Time is running out for lawmakers to approve the largest government restructuring effort in decades that, advocates say, streamlines much of state government, saves taxpayer money and increases government accountability.
Critics say the bill does not represent real reform and grows the size of government by creating new boards.
Both the House and Senate began debating a compromise version of the bill Wednesday and are scheduled to continue discussing it today.
If approved, it heads to Gov. Nikki Haley’s desk. She has made its passage a priority. The Lexington Republican even tried to call lawmakers back into session last summer to get the proposal passed but a Supreme Court ruling found she lacked the authority to do so.
Lawmakers promised that government restructuring would be a top priority this session but have allowed the bill to linger until the end of the legislative session.
Under the bill, Haley and future governors will have direct say over a new Cabinet-level Department of Administration that oversees many administrative functions including the state’s vehicle fleet, state buildings, computer system and purchasing.
The bill also eliminates the controversial State Budget and Control Board that oversees much of day-to-day state government and spreads its functions across new boards.
It not only grants the governor’s office more power but also lawmakers who would:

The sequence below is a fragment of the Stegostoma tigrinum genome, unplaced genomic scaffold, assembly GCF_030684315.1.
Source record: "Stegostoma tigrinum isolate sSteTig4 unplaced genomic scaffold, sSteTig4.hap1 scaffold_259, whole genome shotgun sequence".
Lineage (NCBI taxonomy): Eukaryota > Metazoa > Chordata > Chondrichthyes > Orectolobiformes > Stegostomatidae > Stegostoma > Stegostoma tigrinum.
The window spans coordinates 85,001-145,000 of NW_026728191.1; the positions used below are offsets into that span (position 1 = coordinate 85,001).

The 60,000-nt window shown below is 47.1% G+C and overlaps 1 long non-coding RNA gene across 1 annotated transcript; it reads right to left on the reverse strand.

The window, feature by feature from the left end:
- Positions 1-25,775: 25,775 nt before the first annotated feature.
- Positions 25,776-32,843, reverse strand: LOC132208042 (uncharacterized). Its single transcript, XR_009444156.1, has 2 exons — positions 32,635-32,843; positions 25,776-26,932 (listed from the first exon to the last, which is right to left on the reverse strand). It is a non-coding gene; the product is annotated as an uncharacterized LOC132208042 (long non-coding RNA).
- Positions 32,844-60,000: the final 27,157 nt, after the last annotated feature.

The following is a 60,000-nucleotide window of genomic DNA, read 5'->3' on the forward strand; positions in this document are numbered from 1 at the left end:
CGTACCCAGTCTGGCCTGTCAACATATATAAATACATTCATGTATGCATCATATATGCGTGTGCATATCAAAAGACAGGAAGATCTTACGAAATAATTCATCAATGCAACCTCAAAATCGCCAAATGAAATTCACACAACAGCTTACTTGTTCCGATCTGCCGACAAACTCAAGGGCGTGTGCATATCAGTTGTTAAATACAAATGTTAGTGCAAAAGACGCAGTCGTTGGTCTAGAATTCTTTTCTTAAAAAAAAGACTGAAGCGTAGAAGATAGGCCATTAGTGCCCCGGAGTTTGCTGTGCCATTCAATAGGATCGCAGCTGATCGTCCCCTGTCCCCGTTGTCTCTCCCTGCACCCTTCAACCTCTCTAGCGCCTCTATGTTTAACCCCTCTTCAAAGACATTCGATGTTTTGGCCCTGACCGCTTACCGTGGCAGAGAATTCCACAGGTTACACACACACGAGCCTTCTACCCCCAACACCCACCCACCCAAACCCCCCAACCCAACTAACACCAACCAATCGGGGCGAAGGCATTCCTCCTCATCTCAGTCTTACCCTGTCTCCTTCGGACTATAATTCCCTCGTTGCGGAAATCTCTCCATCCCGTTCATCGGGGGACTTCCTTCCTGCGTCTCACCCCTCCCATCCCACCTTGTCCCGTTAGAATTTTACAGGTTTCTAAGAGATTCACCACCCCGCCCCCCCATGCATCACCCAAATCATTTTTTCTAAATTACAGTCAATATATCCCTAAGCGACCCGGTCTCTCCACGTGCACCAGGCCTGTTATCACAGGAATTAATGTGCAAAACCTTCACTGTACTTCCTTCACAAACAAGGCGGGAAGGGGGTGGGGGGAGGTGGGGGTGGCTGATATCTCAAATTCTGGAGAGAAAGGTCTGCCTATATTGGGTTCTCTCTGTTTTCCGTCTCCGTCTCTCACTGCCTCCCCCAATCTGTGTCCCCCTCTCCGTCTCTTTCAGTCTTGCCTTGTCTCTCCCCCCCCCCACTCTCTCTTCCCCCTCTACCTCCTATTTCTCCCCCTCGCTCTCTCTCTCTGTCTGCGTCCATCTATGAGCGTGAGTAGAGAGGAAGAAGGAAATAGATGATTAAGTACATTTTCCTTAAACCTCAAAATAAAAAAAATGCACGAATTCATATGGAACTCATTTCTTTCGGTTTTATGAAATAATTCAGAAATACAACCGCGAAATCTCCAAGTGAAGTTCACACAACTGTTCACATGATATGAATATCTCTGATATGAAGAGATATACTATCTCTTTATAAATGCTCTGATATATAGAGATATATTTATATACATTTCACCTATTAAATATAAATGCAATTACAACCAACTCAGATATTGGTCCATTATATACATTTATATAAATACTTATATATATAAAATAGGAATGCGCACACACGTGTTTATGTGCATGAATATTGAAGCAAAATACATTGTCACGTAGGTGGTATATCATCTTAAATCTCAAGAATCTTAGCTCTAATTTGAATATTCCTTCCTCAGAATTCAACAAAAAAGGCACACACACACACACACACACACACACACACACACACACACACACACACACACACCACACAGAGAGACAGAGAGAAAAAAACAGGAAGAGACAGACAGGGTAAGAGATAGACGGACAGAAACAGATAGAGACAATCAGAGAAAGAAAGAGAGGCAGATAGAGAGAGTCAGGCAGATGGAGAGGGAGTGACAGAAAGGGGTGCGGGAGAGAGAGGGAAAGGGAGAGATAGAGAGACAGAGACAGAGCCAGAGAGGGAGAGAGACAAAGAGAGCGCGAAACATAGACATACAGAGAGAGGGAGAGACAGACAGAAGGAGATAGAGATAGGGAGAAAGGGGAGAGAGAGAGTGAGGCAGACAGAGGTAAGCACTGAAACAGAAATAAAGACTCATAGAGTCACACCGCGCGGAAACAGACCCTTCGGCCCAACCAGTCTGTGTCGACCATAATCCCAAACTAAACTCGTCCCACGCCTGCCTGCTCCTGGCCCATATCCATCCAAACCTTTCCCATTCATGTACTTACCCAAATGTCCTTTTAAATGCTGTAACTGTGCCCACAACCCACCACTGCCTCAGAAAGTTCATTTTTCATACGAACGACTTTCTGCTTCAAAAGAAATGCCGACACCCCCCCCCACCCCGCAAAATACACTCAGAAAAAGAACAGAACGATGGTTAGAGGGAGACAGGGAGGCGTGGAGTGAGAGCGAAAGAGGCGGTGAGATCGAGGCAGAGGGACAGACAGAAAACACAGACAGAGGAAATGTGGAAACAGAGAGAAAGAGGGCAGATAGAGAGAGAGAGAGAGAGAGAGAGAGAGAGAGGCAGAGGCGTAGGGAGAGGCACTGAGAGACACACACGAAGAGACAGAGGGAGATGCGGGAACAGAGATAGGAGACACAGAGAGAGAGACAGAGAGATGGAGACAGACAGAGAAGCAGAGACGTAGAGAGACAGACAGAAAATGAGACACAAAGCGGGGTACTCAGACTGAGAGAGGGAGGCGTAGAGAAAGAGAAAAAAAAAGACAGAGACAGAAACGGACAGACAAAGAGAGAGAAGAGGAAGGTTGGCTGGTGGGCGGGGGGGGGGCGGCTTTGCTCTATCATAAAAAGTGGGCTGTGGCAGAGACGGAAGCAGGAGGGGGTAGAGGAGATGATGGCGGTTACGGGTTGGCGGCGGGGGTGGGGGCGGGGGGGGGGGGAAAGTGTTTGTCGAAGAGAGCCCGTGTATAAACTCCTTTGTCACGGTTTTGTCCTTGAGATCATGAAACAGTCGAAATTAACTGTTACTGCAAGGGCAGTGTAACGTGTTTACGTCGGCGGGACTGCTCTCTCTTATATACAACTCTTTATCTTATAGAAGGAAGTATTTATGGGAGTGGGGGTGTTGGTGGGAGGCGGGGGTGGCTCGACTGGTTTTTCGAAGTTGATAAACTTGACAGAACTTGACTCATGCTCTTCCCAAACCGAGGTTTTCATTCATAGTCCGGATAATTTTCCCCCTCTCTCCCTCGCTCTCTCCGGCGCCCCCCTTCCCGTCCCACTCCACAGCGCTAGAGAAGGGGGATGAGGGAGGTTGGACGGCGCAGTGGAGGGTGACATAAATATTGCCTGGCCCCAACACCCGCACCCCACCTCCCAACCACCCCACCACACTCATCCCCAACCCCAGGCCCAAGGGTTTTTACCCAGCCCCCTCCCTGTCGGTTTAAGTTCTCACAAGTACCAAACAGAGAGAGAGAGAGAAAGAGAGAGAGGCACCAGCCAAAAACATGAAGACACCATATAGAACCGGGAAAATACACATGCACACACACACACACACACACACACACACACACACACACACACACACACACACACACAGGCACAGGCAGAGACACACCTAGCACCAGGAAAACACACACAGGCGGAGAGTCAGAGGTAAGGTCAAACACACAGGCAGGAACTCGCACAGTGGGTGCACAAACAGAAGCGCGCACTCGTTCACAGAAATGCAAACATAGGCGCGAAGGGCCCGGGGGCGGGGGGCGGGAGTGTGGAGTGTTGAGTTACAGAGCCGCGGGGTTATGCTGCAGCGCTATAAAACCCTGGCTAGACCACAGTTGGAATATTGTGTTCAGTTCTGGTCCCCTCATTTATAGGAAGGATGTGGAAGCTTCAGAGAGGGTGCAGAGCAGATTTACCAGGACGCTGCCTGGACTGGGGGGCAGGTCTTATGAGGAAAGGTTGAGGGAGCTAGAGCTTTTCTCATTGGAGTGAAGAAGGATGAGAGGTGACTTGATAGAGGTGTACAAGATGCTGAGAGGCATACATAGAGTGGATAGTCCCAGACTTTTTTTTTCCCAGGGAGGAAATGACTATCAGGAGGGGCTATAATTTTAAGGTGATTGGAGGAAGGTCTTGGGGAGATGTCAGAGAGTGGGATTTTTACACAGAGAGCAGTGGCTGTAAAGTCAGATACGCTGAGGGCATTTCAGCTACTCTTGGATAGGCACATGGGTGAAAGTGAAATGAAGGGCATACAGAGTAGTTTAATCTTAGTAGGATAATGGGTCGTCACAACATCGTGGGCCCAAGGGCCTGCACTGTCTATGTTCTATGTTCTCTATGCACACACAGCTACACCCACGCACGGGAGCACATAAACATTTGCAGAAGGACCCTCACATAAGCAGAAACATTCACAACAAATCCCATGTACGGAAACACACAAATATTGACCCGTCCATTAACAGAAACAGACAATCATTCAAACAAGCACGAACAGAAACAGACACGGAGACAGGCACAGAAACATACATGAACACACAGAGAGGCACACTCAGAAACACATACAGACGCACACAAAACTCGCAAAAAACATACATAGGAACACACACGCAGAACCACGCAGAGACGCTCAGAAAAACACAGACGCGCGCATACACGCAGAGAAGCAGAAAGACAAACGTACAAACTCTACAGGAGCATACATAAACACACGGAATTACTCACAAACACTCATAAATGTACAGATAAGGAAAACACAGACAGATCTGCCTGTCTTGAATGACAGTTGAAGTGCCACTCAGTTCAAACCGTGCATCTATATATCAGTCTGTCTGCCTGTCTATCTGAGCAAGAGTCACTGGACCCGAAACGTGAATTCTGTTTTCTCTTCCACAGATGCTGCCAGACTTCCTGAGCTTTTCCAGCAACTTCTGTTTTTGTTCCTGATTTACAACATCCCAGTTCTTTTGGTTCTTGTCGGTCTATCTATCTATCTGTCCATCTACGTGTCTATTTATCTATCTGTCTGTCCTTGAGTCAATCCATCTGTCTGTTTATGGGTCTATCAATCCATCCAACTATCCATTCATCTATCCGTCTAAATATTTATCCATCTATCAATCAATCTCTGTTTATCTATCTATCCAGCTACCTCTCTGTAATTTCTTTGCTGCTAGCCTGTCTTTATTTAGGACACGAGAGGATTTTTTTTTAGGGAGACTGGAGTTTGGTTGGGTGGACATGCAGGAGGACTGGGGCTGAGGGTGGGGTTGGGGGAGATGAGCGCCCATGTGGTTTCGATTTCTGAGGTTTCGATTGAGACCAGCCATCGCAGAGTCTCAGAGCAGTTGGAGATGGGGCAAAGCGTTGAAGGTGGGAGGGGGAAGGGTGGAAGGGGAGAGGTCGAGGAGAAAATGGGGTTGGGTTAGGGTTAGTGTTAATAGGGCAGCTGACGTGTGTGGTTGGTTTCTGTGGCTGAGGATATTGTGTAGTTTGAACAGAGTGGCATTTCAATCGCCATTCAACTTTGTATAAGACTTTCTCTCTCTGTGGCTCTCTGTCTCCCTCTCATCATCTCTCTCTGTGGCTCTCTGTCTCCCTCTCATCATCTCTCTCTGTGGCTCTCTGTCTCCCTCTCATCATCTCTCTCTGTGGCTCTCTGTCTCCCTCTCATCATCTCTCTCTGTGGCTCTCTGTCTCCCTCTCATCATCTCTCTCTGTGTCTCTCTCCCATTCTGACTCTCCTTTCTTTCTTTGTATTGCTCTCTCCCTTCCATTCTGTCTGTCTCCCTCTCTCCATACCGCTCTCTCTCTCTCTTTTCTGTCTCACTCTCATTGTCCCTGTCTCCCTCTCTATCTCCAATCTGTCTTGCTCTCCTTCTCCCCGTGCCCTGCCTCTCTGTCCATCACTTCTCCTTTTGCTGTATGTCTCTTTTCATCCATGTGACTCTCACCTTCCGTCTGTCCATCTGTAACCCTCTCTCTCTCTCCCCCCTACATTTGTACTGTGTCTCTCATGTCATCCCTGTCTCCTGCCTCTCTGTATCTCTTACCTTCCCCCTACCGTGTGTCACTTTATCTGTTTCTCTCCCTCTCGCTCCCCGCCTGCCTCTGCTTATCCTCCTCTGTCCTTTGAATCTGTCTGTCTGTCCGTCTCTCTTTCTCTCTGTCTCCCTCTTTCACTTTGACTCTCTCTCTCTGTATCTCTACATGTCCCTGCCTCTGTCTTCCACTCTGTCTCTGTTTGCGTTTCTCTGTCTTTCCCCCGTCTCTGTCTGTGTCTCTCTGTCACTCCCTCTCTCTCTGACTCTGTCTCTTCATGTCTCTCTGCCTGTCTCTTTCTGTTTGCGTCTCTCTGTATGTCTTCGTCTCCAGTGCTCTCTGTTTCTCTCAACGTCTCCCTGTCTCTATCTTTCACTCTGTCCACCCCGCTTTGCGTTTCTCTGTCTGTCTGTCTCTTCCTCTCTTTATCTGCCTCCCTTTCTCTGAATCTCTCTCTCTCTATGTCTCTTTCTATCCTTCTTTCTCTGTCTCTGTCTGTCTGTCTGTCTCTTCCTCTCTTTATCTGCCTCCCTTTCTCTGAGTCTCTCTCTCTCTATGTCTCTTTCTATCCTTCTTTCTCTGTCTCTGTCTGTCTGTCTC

• Approve or deny any deficits run up by state agencies. Currently, that is done by the Budget and Control Board.
• Hold hearings at least every seven years designed to ensure every state program and agency is meeting expectations. No such hearings are held now, meaning some programs go years without a legislative review.
• Discourages across-the-board cuts when state tax collections are lower than expected and state government spending must be cut. If a cut of 3 percent or more is needed, lawmakers would return to make targeted cuts. Currently, the Budget and Control Board decides how cuts are made and leans toward across-the-board reductions.
• Creates a free-standing Inspector General Office, headed by a governor-appointee who would sniff out fraud and waste in state government but who would not answer to the governor.
House Minority Leader Harry Ott, D-Calhoun, said the reform bill does not go far enough, fails to give the governor real power and does not save money.
Instead, Ott said, it grants far-reaching authority to a new board, the State Contracts and Accountability Authority, comprised of the governor, comptroller general, treasurer and two legislative leaders – the same makeup as the Budget and Control Board.
“If all you want to do is put on a show and have a press conference and sign a bill, you should vote for this,” Ott said. “But if you want meaningful reform, you should send this back to conference committee and tell them you want meaningful reform.”
Reach Smith at (803) 771-8658.